Hi, I think this is the definition of not being willing to give up certain kinds of privilege.
That piece of it is important and vital. Recognizing my resistance incorporates a certain level of internalized sexism and fear of how others will see me is necessary because it is something I struggle with and it is something that impacts my relationships and how I talk about the things that I want. And I can’t change the busted things within myself without first recognizing that they are there. Writing this out is an attempt to identify and acknowledge these busted up thought processes; it is in no way meant to excuse or justify them.
But back to subjective/objective identities. I think there needs to be a way to talk, not just about how we identify, but the context in which those identities manifest. For some people, they are submissive all the time, and attract relationships that allow for that because it’s an objective identity. For me, I am submissive sometimes, in some contexts, with some people. It’s not about 24/7 or TPE; it’s the distinction between an identity that exists independent of other people, and an identity that exists specifically because of other people. They might look, at times, completely the same, but fundamentally come from different places and impact how we navigate play and other interactions.
Perhaps it might be easier to think about subjective identities as discrete roles and objective identities as continuous ones. That in short, finite, easily contained moments, there are things that I identify with that aren’t necessarily true at the end of that finite period of time. There are other things that are infinite threads that weave together each of those discrete moments; in fact, I might go as far as to say that, for me, those discrete, subjective moments are the many different manifestations of continuous, objective identities.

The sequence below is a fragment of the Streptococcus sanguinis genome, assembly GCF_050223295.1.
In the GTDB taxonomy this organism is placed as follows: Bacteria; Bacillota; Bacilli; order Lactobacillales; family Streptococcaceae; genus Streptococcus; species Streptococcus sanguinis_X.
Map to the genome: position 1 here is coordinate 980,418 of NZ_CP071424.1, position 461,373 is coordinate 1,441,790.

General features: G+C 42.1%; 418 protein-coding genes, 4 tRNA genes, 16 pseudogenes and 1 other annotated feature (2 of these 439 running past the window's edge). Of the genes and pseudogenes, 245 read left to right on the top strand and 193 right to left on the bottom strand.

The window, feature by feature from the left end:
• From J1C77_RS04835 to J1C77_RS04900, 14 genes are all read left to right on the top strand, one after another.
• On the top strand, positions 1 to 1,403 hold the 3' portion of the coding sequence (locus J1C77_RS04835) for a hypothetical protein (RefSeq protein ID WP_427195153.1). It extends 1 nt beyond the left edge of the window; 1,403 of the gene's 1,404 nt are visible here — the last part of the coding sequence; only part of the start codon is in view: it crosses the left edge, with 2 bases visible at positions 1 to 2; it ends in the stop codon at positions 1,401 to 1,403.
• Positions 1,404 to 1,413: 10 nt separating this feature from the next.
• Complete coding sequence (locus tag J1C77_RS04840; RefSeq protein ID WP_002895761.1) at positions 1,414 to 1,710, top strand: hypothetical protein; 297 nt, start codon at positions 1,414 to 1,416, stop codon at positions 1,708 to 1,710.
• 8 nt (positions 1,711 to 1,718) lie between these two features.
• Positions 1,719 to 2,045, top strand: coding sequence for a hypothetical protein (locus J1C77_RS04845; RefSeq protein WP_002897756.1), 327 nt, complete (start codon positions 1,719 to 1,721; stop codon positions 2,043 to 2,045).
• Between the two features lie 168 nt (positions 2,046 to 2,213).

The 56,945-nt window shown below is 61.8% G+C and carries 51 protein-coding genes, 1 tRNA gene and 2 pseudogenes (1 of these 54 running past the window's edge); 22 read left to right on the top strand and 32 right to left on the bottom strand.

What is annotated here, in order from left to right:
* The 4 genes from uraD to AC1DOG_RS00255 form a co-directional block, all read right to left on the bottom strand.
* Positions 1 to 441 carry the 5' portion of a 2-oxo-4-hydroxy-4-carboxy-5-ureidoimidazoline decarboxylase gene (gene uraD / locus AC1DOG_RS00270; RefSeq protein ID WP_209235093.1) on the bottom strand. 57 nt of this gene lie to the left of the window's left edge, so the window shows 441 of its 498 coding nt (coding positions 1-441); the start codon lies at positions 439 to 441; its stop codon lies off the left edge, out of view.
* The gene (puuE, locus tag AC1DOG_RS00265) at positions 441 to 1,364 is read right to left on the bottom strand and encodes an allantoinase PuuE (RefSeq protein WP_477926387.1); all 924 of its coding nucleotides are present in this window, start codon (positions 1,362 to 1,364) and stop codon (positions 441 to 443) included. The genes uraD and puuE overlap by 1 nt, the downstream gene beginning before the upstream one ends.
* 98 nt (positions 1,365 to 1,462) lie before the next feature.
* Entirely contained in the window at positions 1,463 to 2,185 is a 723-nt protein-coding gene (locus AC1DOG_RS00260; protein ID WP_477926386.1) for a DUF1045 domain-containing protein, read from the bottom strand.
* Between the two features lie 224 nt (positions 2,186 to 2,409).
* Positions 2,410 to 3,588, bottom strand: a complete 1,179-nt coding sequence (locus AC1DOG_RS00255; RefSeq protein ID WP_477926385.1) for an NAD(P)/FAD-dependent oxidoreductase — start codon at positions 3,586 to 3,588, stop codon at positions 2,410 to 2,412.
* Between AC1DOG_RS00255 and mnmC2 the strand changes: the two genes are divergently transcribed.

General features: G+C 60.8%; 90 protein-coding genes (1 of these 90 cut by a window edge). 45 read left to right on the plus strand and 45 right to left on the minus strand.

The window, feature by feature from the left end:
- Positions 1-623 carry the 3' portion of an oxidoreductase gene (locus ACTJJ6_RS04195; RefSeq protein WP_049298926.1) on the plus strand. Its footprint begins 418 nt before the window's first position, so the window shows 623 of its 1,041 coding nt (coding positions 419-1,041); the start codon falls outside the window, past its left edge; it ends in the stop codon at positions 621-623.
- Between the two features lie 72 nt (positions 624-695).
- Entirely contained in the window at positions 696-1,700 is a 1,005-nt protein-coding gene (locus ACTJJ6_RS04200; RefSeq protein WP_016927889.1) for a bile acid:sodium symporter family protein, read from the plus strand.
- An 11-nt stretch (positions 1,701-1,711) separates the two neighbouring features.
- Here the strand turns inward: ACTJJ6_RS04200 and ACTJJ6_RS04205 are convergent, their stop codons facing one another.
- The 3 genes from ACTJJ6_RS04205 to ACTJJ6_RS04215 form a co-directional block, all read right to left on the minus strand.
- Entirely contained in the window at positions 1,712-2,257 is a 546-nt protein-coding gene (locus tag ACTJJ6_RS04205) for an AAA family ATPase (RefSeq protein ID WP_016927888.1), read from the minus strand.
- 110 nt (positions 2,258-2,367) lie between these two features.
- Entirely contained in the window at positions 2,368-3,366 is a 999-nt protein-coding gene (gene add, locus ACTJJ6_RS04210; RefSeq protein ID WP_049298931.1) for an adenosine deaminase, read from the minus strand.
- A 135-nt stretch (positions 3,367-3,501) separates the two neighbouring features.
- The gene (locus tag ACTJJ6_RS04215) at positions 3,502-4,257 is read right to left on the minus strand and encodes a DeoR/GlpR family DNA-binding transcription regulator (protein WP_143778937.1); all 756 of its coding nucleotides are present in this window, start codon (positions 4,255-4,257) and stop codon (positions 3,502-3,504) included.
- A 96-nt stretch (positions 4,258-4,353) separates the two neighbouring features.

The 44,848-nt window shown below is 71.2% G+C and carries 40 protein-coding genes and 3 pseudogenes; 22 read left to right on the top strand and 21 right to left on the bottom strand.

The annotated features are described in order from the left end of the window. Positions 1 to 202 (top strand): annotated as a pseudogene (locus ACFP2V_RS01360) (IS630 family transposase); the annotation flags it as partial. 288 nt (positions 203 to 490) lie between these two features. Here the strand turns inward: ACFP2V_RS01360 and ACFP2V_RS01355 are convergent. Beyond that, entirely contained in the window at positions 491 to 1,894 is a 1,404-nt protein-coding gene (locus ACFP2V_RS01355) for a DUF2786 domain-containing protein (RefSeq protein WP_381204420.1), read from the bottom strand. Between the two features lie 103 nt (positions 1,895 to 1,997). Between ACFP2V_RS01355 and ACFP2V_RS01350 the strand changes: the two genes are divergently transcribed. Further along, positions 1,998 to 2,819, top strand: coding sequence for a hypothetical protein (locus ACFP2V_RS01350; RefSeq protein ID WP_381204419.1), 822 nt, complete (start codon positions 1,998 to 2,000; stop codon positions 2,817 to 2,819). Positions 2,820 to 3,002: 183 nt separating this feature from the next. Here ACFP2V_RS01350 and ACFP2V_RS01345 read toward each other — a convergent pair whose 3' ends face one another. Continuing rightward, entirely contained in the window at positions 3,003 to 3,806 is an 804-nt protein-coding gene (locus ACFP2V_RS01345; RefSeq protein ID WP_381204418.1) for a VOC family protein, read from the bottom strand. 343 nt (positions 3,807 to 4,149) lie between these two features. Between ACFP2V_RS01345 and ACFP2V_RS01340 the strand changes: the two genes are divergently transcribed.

I think the context matters. It’s the difference between saying, “I identify in these ways and these things are crucial, fundamental aspects of how I function in relationships,” and saying, “I’m feeling these things coming out when we interact, and that’s something I would like to explore with you, if you’d be open to that.” Subjective identities and roles are tough because they aren’t always present, and we don’t always know who is going to bring out what aspects. It requires a continuous, ongoing negotiation as new things come up (and come out). It requires a level of introspection and self-analysis to understand what is true within a dynamic, and what is true independent of other people.
So, ‘tis the season. I am a physical masochist (sometimes), an emotional masochist (almost always), a switch (always), a submissive (sometimes), a dominant (not often, but sometimes), a top (often), a bottom (sometimes; more often right now), femme-presenting (sometimes), masculine-presenting (sometimes), feral (always), and queer (always). Time to stop being afraid of the language to talk about how I feel, and start allowing the conversations to be more nuanced and complex.
(Important to note: this is all within the context of negotiated, consensualinteractions. I don’t care if being a sub is someone’s fundamental sense of identity; if you do not have a power dynamic negotiated with someone, do not presume to address them in specific ways. Being a sub still does not mean someone is your sub.)